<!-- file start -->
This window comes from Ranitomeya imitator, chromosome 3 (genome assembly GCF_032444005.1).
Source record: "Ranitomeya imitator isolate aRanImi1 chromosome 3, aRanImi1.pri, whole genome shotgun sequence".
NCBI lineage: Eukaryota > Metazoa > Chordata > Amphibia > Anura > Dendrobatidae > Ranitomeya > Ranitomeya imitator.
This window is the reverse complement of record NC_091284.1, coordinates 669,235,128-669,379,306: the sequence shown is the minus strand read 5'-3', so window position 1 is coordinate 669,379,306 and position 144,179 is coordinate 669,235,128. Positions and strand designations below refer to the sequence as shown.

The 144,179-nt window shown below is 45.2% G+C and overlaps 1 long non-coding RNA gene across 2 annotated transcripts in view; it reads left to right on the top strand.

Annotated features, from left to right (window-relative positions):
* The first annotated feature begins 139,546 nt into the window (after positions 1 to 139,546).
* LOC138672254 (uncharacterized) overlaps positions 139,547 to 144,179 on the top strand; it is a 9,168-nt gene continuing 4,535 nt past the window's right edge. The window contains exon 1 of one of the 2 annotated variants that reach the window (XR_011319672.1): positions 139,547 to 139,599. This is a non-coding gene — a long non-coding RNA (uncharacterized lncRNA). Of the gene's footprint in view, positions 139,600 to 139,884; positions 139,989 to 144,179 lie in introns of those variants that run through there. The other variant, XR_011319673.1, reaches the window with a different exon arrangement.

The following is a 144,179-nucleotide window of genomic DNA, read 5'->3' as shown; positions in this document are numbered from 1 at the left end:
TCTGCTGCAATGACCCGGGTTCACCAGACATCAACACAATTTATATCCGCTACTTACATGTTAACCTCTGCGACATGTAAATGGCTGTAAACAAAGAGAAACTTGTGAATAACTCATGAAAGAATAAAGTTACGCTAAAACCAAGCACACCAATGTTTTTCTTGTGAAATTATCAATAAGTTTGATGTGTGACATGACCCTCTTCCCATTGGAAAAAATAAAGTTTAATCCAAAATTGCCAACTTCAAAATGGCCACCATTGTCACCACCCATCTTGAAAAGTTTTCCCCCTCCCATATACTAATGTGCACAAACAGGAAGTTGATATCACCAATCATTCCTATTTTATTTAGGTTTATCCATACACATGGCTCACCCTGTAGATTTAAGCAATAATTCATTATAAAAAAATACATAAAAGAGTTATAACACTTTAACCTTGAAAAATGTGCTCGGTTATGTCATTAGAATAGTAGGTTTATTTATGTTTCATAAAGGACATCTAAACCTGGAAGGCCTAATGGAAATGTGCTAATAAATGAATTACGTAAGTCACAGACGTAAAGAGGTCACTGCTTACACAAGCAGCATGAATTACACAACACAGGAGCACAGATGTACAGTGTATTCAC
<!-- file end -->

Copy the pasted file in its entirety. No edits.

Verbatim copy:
This window comes from Ranitomeya imitator, chromosome 3 (genome assembly GCF_032444005.1).
Source record: "Ranitomeya imitator isolate aRanImi1 chromosome 3, aRanImi1.pri, whole genome shotgun sequence".
NCBI lineage: Eukaryota > Metazoa > Chordata > Amphibia > Anura > Dendrobatidae > Ranitomeya > Ranitomeya imitator.
This window is the reverse complement of record NC_091284.1, coordinates 669,235,128-669,379,306: the sequence shown is the minus strand read 5'-3', so window position 1 is coordinate 669,379,306 and position 144,179 is coordinate 669,235,128. Positions and strand designations below refer to the sequence as shown.

The 144,179-nt window shown below is 45.2% G+C and overlaps 1 long non-coding RNA gene across 2 annotated transcripts in view; it reads left to right on the top strand.

Annotated features, from left to right (window-relative positions):
* The first annotated feature begins 139,546 nt into the window (after positions 1 to 139,546).
* LOC138672254 (uncharacterized) overlaps positions 139,547 to 144,179 on the top strand; it is a 9,168-nt gene continuing 4,535 nt past the window's right edge. The window contains exon 1 of one of the 2 annotated variants that reach the window (XR_011319672.1): positions 139,547 to 139,599. This is a non-coding gene — a long non-coding RNA (uncharacterized lncRNA). Of the gene's footprint in view, positions 139,600 to 139,884; positions 139,989 to 144,179 lie in introns of those variants that run through there. The other variant, XR_011319673.1, reaches the window with a different exon arrangement.

The following is a 144,179-nucleotide window of genomic DNA, read 5'->3' as shown; positions in this document are numbered from 1 at the left end:
TCTGCTGCAATGACCCGGGTTCACCAGACATCAACACAATTTATATCCGCTACTTACATGTTAACCTCTGCGACATGTAAATGGCTGTAAACAAAGAGAAACTTGTGAATAACTCATGAAAGAATAAAGTTACGCTAAAACCAAGCACACCAATGTTTTTCTTGTGAAATTATCAATAAGTTTGATGTGTGACATGACCCTCTTCCCATTGGAAAAAATAAAGTTTAATCCAAAATTGCCAACTTCAAAATGGCCACCATTGTCACCACCCATCTTGAAAAGTTTTCCCCCTCCCATATACTAATGTGCACAAACAGGAAGTTGATATCACCAATCATTCCTATTTTATTTAGGTTTATCCATACACATGGCTCACCCTGTAGATTTAAGCAATAATTCATTATAAAAAAATACATAAAAGAGTTATAACACTTTAACCTTGAAAAATGTGCTCGGTTATGTCATTAGAATAGTAGGTTTATTTATGTTTCATAAAGGACATCTAAACCTGGAAGGCCTAATGGAAATGTGCTAATAAATGAATTACGTAAGTCACAGACGTAAAGAGGTCACTGCTTACACAAGCAGCATGAATTACACAACACAGGAGCACAGATGTACAGTGTATTCAC